Only found in the Chattahoochee River drainage in southwest Georgia and the Apalachicola River in Florida, with its primary habitat being Georgia’s Flint River, the Shoal Bass has only been known as an independent species since 1999. Prior to ’99, it was thought that the Shoal Bass was just a sub-species of the Red Eye Bass, or Suwannee Bass.

While similar in many ways, there are a few distinct characteristics that distinguish Shoal Bass from other species of Black Bass. The Shoal Bass has three distinct black, lateral stripes along the face and gill plate, and typically has a black spot at the medial, posterior edge of the gill plate as well. The back of the Shoal Bass is a very dark green, or black in color and the flank is typically covered by 10-15 black, vertical bands with shorter, less distinct stripes between these bolder stripes. The IGFA describes this pattern more specifically as the “presence of 10-15 mid-lateral and 6-8 supralateral dark vertical bars along the sides.”

Another characteristic that separates the Shoal Bass from other species of Black Bass is the absence of teeth along the tongue. One last thing that makes the Shoal Bass unique to other species is their preferred environment. Shoal Bass inhabit the relatively shallow shoals and riffles of the aforementioned rivers. They depend on these shoals for the three “C’s” (Current, Cover, Cuisine), but rely on these shoals to spawn successfully as well.
This unique environment provides tons of cover around rocks and vegetation, as well as undercut banks. This micro environment also harbors the majority of their food, such as crayfish, aquatic insects, and fish. Though not considered an endangered species, it is considered a species of special concern because of its limited range, and catch and release is encouraged when fishing for the Shoal Bass. That’s why I choose to practice CPR (Catch, Photo, Release).

Despite the stressors of human encroachment, the Shoal Bass is a hearty fish, and tons of fun on a fly rod. In fact, I believe this species of fish was made for the fly angler. River-bred, tough, aerobatic, and aggressive, these Shoalies voraciously crush topwater flies, and maul subsurface patterns. They are often described as stronger and feistier than their cousins. I believe any displaced trout angler, like myself, would no doubt grow to admire these little green fish.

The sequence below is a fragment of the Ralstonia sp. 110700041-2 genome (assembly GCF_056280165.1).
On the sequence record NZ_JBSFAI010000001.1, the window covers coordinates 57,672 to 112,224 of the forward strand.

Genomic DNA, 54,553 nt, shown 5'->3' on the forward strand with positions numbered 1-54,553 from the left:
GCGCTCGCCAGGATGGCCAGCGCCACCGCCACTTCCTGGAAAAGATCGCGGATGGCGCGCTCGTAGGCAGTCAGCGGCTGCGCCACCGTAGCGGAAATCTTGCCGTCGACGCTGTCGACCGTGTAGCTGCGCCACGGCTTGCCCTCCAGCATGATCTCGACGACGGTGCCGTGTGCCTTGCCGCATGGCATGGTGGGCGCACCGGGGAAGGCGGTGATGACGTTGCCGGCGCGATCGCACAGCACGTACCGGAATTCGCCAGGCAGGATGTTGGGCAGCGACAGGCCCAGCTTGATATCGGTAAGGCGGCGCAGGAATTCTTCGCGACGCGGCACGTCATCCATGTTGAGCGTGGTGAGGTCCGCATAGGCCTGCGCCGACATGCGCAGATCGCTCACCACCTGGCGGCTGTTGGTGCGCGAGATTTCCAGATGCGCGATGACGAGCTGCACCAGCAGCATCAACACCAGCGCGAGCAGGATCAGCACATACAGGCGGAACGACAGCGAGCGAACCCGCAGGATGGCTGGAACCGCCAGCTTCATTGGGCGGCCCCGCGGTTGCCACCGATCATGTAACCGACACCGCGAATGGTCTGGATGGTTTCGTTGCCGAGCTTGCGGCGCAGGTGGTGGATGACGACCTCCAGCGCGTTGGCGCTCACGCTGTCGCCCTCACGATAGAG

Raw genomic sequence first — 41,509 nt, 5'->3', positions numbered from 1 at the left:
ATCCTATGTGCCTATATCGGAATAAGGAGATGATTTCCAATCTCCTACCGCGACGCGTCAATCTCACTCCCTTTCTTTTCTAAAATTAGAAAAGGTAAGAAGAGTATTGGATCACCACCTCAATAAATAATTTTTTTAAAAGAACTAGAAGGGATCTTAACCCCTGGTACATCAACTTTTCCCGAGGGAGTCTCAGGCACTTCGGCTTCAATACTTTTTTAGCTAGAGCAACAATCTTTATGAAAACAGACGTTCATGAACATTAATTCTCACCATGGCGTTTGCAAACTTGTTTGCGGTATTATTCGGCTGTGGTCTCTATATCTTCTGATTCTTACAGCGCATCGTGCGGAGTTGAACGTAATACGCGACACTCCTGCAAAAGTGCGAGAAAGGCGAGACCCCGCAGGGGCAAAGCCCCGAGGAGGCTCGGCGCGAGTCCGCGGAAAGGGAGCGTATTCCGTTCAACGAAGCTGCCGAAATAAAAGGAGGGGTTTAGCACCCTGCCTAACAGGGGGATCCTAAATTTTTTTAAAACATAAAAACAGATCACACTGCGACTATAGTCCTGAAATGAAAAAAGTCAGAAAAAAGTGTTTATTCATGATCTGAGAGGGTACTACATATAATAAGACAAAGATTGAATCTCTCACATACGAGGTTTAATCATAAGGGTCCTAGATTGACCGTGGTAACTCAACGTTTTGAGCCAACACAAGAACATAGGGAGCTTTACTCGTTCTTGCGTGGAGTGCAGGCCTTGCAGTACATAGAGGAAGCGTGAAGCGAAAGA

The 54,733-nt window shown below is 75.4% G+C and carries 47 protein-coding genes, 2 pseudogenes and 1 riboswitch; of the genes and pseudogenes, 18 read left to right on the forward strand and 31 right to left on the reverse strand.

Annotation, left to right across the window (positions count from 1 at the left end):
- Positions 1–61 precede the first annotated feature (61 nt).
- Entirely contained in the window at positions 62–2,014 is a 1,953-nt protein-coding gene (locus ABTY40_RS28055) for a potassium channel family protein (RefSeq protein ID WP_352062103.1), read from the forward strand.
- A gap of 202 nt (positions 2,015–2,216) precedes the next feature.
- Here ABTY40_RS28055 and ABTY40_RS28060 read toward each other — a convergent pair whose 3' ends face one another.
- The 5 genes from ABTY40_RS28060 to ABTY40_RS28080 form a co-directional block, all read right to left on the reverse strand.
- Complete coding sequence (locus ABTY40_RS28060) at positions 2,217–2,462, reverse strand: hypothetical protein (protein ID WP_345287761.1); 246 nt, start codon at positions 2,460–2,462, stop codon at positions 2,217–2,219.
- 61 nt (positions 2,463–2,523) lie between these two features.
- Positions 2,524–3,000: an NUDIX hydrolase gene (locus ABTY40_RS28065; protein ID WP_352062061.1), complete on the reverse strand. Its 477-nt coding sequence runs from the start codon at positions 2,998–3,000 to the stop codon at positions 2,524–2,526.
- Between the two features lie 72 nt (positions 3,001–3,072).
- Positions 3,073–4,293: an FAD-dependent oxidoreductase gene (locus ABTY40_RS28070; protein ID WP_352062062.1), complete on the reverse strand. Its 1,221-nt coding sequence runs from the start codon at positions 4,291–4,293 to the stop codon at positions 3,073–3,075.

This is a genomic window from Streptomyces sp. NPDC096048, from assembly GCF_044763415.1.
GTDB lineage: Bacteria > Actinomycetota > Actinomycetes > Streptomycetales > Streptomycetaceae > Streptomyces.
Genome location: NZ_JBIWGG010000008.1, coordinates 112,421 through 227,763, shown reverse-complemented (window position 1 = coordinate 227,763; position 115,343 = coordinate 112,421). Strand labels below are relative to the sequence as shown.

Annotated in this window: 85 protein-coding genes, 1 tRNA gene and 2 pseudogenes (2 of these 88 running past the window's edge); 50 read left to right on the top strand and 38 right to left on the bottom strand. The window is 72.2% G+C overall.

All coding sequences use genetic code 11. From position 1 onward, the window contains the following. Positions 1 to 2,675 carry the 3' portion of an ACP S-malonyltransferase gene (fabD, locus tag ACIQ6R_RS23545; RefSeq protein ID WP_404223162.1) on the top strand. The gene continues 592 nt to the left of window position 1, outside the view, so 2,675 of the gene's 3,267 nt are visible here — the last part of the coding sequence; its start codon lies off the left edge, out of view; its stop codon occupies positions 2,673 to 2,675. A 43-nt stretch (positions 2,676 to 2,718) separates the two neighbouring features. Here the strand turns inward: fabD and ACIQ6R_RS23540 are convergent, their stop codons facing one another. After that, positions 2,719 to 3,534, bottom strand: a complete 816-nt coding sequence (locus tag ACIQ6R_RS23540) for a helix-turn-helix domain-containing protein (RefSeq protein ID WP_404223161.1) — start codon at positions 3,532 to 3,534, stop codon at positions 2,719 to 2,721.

Many of the same techniques, tactics, presentations, and fly patterns are employed to coax them into attacking your fly. They average only a pound or so, but their aggressive nature and never-give-up fight make up for what they lack in stature, with a four or five pounder being considered a nice trophy. Several Shoal Bass over seven pounds are caught every year, and the current world record stands at 8lbs 12oz. Anyone who hasn’t had the chance to fish for Shoal Bass on the fly, or conventional gear for that matter, is truly missing out on some serious fun. I’m lucky that I have this place so close to my home. It is an amazing place, and just plain awesome to fish.

I finish admiring my great catch as I remove the fly from the mouth of my temporary captive. I place my hand under the belly as I lower her back into the current, holding her there for a while to give the taxed fish a chance to recover. A couple flips of her powerful tail, and off she goes to hunker back down in the tail of the run from where she was so rudely kidnapped. I relish the small victory of my first catch of the evening, hoping that this is a sign of things to come.

As I work my way downstream, I toss my streamer into several different runs and pools. I swing my fly with grace, followed by a frantic retrieve, picking up several more Shoalies along the way. This evening has far exceeded any realistic angler’s expectations. The river has been good to me this evening…too good. I try to think of what I’ve done that has pleased the fishing gods and earned me such a great experience on the water.

But not so fast. I hear a rumble over my shoulder. An evening thunderstorm has me in its sights. And as if to say “that’s enough”, a bolt of lightning splits the distant sky. A little bummed, but well satisfied, I cut my fly off and hook it into the brim of my hat. I reel up all of my fly line and break down my rod. Hopping across the rocks, back to the trail, wearing a Cheshire grin. I toss my gear into the back of my Jeep and step back into my sandals. As I drive over the bridge I stop and look back over the shoals as the sun makes its decent and the light begins to fade. I couldn’t have asked for a better evening out on the water.

Justin Pickett
Gink & Gasoline
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2 thoughts on “Small Wonder, Middle Georgia’s Shoal Bass

  1. Great article. Grew up fishing creeks in Lynchburg Tennessee and have been anxious to return to those same creeks that Bill Dance fished as a boy and sling a fly. This article motivates me. Thanks